Comment by DR | June 29, 2008

  4. Thank you for writing, Don! I wish I could make this coming week better! I understand your willingness to accept the results, even of someone else’s actions. But I have to also say, in all honesty, and because I respect you, that I believe you would have done that employee a favor to be more stern about his mistakes a long time ago.

    I’ve sent you an email about this, but I wanted to include it in a comment, in case others read them. My experience…my harsh experience…has been that when we let people get by easily when they make mistakes, and we take the brunt of the negative results ourselves, they don’t even realize what we’ve done for them.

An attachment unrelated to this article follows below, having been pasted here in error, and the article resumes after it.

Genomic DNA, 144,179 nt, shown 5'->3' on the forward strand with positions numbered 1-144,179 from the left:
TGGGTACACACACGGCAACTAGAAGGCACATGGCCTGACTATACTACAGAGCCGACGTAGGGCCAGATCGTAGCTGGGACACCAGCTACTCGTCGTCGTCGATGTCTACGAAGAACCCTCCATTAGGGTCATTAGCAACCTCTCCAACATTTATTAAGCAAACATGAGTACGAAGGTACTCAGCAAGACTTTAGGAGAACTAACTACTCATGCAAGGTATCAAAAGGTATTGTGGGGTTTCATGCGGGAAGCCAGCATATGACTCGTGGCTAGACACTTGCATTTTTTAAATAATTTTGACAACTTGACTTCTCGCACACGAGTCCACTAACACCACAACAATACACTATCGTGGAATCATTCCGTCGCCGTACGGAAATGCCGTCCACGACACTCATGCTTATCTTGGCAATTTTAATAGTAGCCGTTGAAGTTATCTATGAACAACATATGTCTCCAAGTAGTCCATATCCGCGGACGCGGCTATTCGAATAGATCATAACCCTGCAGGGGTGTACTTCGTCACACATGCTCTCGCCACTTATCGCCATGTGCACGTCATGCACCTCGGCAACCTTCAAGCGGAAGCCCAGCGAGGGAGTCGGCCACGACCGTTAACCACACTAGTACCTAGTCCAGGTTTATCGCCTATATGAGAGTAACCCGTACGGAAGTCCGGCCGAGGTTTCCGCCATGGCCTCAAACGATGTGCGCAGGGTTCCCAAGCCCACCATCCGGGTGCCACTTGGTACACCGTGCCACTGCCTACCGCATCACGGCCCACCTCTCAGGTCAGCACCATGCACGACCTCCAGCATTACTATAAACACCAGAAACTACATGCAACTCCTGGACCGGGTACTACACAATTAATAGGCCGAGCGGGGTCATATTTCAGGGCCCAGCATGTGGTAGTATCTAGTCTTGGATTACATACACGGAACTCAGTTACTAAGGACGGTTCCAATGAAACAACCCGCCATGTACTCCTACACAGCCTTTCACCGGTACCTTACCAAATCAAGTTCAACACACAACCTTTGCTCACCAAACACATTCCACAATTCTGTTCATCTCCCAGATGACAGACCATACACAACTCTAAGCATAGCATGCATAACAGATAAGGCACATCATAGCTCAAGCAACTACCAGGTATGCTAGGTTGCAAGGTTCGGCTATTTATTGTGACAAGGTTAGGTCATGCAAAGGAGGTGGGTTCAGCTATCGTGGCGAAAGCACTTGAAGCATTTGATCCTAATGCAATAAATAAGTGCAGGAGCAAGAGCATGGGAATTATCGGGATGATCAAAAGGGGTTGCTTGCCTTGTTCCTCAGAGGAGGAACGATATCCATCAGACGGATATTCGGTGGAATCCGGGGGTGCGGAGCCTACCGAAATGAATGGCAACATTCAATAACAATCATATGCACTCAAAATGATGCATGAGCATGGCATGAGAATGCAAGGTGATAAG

And the person who is angry about the mistake probably does realize what we’ve done, and thinks we’re weak because we’re too nice. Or worse yet, thinks we ARE responsible and after awhile figures we’re dopes!

    It’s difficult to balance, but being responsible also means placing responsibility in the right places too and holding people accountable. (I think that is where this all began!)

    Comment by Tina | June 29, 2008